Jason Isbell released his newest album The Nashville Sound, but it is nothing like the current Nashville sound. Isbell continues to define himself as the premier songwriter of this generation. Nowhere on this album is there a single mention of trucks, blue jeans/tight jeans, or sipping on the good stuff. While the word girl is used from time to time, Isbell bucks the current Nashville formula and does not use the word as a name for the female he is singing about. His songs are stories about people you know, people struggling with the everyday reality of life in America in 2017, people struggling with addiction, and people who are new parents.
The album opens with the song “The Last of My Kind.” Isbell takes the view of someone from rural America trying to make his life in the city where “everyone’s clapping on the one and the three” and “you can’t see the stars at night.” For all the nostalgia that is created with “The Last of My Kind,” “Cumberland Gap” tears it all down. This song, from the words and music, shows the anger and resentment that comes from those living in that same rural America Isbell describes where “there’s nothing but churches, bars and grocery stores.” The sequencing of these two songs shows what makes Isbell far superior as a songwriter than most of those in Nashville, he is able to show both sides of the same coin.
“Tupelo” could be the coming of age song for the same young man resenting his life and drinking himself “till he is on his ass again” in the Cumberland Gap. Here, the character is trying to abandon his current living situation and move to Tupelo; where “no one from here will follow me there.”
“White Man’s World” makes it clear that the album title The Nashville Sound is not a play on words, it is a direct throwing-down of the gauntlet to the fans of that very sound that white America embraces so openly. A song with the lyric “I’m a white man living in a white man’s town. Wanna take a shot of cocaine and burn it down,” is not going to get a lot of radio airplay on modern country radio, but this, again, is what separates Isbell from the rest of the current Nashville crowd. He will take those risks. He will challenge viewpoints. He will write the songs that most are afraid to write because it will piss off the country crowd. A crowd which he definitely is not trying to have embrace his sound.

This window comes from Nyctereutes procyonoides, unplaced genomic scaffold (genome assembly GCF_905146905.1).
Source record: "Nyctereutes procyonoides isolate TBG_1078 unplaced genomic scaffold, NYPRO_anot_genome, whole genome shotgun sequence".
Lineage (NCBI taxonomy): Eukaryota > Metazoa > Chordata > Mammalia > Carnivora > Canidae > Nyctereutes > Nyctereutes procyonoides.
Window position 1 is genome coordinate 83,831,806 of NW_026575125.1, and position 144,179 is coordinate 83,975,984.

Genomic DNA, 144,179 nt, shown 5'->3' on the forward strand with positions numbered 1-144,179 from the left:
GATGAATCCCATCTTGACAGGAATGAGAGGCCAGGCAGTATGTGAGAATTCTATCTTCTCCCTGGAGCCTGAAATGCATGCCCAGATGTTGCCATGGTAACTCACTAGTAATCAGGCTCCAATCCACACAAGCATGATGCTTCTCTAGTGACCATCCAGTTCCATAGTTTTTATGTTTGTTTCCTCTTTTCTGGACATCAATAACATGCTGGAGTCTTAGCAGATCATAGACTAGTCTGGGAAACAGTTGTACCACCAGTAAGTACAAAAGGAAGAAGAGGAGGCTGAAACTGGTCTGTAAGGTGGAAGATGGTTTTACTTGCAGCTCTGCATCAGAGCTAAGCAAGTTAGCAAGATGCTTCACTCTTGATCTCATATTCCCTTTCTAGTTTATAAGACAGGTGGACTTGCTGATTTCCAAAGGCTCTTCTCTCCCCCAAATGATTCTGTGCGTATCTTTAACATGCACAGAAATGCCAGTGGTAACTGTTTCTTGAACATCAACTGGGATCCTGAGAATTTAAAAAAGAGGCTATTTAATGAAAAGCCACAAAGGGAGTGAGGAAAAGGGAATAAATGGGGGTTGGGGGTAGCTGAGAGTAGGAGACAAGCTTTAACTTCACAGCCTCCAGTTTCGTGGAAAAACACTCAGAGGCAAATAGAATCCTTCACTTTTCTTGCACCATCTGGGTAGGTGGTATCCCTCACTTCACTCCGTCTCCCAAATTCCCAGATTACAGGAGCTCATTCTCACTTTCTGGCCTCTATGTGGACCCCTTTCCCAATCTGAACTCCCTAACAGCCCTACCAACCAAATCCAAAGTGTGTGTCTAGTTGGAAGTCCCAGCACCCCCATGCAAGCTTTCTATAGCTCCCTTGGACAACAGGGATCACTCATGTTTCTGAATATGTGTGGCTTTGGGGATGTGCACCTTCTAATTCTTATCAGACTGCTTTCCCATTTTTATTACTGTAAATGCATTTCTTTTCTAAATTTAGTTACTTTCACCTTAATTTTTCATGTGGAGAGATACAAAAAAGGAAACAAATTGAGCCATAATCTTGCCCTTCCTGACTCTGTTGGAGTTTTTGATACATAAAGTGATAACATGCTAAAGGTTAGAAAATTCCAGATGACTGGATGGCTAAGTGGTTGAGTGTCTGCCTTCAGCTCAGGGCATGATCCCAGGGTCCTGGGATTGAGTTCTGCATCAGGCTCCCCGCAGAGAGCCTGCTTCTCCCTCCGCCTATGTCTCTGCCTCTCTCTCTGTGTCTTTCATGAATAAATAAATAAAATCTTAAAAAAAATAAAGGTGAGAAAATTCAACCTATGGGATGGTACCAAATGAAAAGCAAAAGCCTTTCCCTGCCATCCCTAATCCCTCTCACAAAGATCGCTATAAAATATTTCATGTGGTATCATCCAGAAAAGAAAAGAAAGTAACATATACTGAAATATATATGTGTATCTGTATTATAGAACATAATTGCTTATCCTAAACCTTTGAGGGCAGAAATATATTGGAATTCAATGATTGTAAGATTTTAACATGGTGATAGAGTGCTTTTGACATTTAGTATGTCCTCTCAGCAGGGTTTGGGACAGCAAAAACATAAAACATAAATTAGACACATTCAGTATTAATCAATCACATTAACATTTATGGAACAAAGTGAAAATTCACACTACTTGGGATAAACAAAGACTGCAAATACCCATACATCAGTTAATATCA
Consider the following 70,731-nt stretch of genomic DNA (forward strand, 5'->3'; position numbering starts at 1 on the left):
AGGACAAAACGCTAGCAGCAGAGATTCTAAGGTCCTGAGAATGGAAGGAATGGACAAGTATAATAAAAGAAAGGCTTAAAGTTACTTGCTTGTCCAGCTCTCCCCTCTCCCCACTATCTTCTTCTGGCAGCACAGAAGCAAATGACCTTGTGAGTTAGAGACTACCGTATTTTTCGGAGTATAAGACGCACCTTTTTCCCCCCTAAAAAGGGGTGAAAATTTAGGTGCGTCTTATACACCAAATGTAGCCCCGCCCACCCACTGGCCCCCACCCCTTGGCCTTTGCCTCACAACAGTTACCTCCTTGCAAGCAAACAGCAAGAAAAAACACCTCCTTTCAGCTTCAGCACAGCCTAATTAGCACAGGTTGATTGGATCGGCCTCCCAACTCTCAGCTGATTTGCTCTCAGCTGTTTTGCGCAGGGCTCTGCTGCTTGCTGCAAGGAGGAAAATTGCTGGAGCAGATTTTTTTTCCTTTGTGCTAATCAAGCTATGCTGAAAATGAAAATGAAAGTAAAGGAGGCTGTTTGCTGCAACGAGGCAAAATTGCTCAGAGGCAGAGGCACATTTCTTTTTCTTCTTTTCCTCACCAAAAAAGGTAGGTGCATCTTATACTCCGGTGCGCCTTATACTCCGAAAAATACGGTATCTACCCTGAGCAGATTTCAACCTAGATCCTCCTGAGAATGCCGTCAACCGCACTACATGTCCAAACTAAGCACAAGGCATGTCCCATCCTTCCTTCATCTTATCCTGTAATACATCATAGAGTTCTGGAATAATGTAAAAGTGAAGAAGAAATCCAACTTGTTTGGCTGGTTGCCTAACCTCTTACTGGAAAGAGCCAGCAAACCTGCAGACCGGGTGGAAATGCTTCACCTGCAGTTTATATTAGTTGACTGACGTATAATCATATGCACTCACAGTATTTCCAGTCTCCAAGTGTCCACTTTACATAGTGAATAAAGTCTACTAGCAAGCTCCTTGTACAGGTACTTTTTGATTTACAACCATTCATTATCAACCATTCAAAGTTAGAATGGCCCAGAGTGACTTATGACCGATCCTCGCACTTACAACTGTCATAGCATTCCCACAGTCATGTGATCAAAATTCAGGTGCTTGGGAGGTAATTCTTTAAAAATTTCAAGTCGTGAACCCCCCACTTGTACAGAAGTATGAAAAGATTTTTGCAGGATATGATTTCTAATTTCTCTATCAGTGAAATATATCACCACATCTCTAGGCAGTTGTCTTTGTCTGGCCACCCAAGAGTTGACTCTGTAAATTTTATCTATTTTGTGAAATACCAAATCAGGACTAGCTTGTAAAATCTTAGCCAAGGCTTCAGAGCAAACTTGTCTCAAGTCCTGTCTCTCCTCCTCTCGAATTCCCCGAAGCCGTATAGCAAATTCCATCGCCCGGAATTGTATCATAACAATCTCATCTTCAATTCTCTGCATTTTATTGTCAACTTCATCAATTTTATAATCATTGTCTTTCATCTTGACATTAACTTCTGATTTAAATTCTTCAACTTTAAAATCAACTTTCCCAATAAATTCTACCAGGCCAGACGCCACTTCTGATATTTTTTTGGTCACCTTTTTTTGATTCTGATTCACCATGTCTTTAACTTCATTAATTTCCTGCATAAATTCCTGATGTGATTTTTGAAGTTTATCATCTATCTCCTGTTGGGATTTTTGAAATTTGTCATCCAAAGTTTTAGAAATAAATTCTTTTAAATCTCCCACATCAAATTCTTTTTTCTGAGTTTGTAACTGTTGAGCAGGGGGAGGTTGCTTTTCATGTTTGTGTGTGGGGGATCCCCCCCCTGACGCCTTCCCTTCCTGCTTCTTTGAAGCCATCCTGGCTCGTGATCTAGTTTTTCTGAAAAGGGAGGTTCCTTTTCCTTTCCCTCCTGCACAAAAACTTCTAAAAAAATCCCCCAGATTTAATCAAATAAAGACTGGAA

“If We Were Vampires” is a different take on a love song. This is a song that presents an interesting take on love. Knowing that, ultimately no matter how much you are in love with your significant other, there is a good chance that one of you will have to live without the other. Knowing that the relationship has a shelf life is what makes love so special. It is the uncertainty that makes you want to do the extra things for your significant other.
“Anxiety”: easily the most autobiographical song on the album. Songs like this are what make Isbell so good, as he puts it “anxiety, I’m out here living a fantasy. I can’t enjoy a goddamn thing.” You feel like he is not afraid to let you inside his own private world. Isbell lets you know he is like you and that personal connection is what makes his songs better than the rest of the Nashville songwriters.
The songs “Molotov” and “Chaos and Clothes” are both songs that could be personal, but could just as easily be about people who have been in relationships for a long time and worry about keeping the relationship strong. Isbell does not try to sell the fantasy of forever love, but the beauty of working to keep the relationship strong.
Hope the High Road opens with “I used to think this was my town, what a stupid thing to think. I hear you’re fighting off a breakdown, I myself am on the brink. I used to want to be a real man, I don’t know what that even means. Now I just want you in my arms again, and we can search each other's dreams”; sounds like Isbell is back on the love theme. He is, but give the song more of a listen and you find out it’s love of people and country. Even though most in America are mad about the current status quo, which ever side you are on, Isbell hopes the “high road leads you home.”
The album closes with “Something to Love,” his closing advice to his young daughter. It is a beautiful acoustic arrangement that is great advice to both parents and young children. Let the child find their own way, just make sure that it is something that they love that will serve them well.
Make no mistake, Isbell is a southern man from Muscle Shoals, Alabama. He and his band, The 400 Unit, are as southern in sound as you can get. If you want something that sounds distinctly southern in sound and tone this album will do it. It is not the “Nashville Sound” you may be looking for but it is certainly the “Nashville Sound” America needs again.